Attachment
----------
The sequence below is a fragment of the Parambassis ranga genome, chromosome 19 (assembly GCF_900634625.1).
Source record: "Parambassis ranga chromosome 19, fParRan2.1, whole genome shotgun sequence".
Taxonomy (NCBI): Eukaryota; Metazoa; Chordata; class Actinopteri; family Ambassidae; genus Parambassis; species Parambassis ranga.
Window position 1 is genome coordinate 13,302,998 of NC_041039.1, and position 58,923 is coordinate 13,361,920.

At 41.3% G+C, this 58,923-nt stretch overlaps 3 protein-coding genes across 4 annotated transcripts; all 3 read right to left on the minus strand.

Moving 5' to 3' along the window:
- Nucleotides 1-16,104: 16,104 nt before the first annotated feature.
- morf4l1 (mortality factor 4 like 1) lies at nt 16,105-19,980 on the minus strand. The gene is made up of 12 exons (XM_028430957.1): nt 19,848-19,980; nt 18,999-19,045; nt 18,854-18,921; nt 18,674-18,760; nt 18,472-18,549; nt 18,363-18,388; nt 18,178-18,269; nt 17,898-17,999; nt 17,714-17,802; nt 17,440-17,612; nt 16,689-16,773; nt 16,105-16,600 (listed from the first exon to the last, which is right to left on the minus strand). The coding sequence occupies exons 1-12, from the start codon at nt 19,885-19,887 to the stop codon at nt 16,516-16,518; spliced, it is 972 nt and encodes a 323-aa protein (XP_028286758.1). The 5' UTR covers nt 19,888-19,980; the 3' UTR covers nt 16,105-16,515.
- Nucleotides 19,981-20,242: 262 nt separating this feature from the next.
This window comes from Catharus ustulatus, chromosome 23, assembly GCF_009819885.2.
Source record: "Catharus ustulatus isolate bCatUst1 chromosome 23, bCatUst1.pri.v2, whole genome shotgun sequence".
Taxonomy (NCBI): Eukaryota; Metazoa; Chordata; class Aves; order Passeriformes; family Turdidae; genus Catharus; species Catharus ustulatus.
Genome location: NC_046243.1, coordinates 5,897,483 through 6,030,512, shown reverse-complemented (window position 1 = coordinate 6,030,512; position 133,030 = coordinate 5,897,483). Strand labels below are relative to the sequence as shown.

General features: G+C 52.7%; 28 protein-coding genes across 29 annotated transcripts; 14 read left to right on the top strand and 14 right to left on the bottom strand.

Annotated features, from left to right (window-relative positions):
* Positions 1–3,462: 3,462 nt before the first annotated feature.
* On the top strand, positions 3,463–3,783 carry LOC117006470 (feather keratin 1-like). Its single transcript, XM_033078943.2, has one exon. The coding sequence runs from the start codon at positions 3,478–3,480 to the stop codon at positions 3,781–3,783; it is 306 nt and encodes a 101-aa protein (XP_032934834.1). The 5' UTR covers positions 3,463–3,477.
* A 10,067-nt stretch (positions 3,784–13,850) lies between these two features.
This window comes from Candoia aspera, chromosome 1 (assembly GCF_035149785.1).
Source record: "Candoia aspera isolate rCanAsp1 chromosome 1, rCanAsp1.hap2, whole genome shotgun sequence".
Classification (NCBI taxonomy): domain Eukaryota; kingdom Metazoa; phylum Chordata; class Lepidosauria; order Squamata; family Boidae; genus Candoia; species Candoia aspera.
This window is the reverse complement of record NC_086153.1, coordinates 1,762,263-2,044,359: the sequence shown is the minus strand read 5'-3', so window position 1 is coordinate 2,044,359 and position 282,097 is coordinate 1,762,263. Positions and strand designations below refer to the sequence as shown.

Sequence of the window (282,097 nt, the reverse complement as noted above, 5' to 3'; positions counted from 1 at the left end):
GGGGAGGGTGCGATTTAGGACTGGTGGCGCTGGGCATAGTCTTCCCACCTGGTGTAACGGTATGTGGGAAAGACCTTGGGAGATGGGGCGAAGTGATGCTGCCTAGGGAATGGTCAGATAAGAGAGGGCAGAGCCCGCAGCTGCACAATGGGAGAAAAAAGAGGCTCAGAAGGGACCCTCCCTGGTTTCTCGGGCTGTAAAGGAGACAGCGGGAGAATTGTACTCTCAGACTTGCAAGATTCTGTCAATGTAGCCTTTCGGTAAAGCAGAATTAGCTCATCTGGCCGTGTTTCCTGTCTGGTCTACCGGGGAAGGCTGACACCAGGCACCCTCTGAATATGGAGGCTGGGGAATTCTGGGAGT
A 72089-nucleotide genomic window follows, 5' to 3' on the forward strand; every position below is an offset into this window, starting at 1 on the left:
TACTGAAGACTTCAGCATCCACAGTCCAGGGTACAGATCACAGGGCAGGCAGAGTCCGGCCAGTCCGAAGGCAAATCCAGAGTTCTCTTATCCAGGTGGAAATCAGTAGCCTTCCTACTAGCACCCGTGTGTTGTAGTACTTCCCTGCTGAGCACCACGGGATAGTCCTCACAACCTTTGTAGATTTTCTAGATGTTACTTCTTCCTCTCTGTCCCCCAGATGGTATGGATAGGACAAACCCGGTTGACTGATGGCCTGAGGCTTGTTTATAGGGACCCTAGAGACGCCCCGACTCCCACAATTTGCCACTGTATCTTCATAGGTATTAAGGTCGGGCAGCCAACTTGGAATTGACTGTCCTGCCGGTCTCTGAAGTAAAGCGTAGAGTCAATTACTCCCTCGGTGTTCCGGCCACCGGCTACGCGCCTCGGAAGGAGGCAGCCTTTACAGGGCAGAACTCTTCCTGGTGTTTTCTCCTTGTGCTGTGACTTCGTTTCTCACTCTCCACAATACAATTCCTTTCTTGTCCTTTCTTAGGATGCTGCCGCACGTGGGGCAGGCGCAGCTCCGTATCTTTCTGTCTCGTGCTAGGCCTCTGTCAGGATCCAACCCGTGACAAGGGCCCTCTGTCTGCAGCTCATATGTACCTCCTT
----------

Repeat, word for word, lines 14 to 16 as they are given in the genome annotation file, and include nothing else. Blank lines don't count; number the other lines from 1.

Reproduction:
General features: G+C 52.7%; 28 protein-coding genes across 29 annotated transcripts; 14 read left to right on the top strand and 14 right to left on the bottom strand.

Annotated features, from left to right (window-relative positions):
* Positions 1–3,462: 3,462 nt before the first annotated feature.